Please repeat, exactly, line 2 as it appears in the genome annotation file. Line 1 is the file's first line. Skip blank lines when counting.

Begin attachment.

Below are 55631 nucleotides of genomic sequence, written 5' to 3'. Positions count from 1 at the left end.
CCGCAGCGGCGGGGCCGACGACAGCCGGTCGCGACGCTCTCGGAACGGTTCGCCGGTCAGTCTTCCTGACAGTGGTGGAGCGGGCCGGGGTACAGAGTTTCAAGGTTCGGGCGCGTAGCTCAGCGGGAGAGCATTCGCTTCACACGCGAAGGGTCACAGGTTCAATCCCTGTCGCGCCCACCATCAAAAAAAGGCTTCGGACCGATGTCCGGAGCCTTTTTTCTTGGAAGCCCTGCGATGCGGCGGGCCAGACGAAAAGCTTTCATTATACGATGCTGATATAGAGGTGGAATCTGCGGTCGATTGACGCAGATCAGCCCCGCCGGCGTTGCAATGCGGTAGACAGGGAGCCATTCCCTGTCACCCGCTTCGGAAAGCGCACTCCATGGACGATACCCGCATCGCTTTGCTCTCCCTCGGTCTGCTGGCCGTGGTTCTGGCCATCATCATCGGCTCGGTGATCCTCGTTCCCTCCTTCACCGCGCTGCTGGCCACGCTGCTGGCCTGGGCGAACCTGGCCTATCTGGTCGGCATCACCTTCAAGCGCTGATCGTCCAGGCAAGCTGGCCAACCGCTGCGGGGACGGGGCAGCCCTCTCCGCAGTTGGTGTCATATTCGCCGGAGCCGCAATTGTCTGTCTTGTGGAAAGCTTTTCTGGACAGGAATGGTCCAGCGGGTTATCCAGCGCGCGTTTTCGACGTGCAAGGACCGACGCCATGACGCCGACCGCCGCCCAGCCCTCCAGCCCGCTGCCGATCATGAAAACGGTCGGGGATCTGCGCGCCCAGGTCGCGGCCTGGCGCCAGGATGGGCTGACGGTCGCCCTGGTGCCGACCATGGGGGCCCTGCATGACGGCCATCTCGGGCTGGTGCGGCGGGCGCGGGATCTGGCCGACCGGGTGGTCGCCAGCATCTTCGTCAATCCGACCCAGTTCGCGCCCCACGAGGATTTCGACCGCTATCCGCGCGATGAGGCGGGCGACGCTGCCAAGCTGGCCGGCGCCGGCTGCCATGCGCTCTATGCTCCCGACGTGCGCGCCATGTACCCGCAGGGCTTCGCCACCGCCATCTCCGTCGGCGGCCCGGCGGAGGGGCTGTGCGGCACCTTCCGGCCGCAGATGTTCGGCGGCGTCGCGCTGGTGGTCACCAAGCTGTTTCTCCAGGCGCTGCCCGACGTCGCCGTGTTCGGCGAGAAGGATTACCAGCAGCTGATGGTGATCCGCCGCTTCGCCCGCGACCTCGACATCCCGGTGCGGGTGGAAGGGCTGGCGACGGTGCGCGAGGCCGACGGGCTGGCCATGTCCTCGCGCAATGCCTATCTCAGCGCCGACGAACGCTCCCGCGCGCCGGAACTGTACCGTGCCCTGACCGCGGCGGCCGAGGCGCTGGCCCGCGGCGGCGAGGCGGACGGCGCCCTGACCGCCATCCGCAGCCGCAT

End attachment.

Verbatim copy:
CCGCAGCGGCGGGGCCGACGACAGCCGGTCGCGACGCTCTCGGAACGGTTCGCCGGTCAGTCTTCCTGACAGTGGTGGAGCGGGCCGGGGTACAGAGTTTCAAGGTTCGGGCGCGTAGCTCAGCGGGAGAGCATTCGCTTCACACGCGAAGGGTCACAGGTTCAATCCCTGTCGCGCCCACCATCAAAAAAAGGCTTCGGACCGATGTCCGGAGCCTTTTTTCTTGGAAGCCCTGCGATGCGGCGGGCCAGACGAAAAGCTTTCATTATACGATGCTGATATAGAGGTGGAATCTGCGGTCGATTGACGCAGATCAGCCCCGCCGGCGTTGCAATGCGGTAGACAGGGAGCCATTCCCTGTCACCCGCTTCGGAAAGCGCACTCCATGGACGATACCCGCATCGCTTTGCTCTCCCTCGGTCTGCTGGCCGTGGTTCTGGCCATCATCATCGGCTCGGTGATCCTCGTTCCCTCCTTCACCGCGCTGCTGGCCACGCTGCTGGCCTGGGCGAACCTGGCCTATCTGGTCGGCATCACCTTCAAGCGCTGATCGTCCAGGCAAGCTGGCCAACCGCTGCGGGGACGGGGCAGCCCTCTCCGCAGTTGGTGTCATATTCGCCGGAGCCGCAATTGTCTGTCTTGTGGAAAGCTTTTCTGGACAGGAATGGTCCAGCGGGTTATCCAGCGCGCGTTTTCGACGTGCAAGGACCGACGCCATGACGCCGACCGCCGCCCAGCCCTCCAGCCCGCTGCCGATCATGAAAACGGTCGGGGATCTGCGCGCCCAGGTCGCGGCCTGGCGCCAGGATGGGCTGACGGTCGCCCTGGTGCCGACCATGGGGGCCCTGCATGACGGCCATCTCGGGCTGGTGCGGCGGGCGCGGGATCTGGCCGACCGGGTGGTCGCCAGCATCTTCGTCAATCCGACCCAGTTCGCGCCCCACGAGGATTTCGACCGCTATCCGCGCGATGAGGCGGGCGACGCTGCCAAGCTGGCCGGCGCCGGCTGCCATGCGCTCTATGCTCCCGACGTGCGCGCCATGTACCCGCAGGGCTTCGCCACCGCCATCTCCGTCGGCGGCCCGGCGGAGGGGCTGTGCGGCACCTTCCGGCCGCAGATGTTCGGCGGCGTCGCGCTGGTGGTCACCAAGCTGTTTCTCCAGGCGCTGCCCGACGTCGCCGTGTTCGGCGAGAAGGATTACCAGCAGCTGATGGTGATCCGCCGCTTCGCCCGCGACCTCGACATCCCGGTGCGGGTGGAAGGGCTGGCGACGGTGCGCGAGGCCGACGGGCTGGCCATGTCCTCGCGCAATGCCTATCTCAGCGCCGACGAACGCTCCCGCGCGCCGGAACTGTACCGTGCCCTGACCGCGGCGGCCGAGGCGCTGGCCCGCGGCGGCGAGGCGGACGGCGCCCTGACCGCCATCCGCAGCCGCAT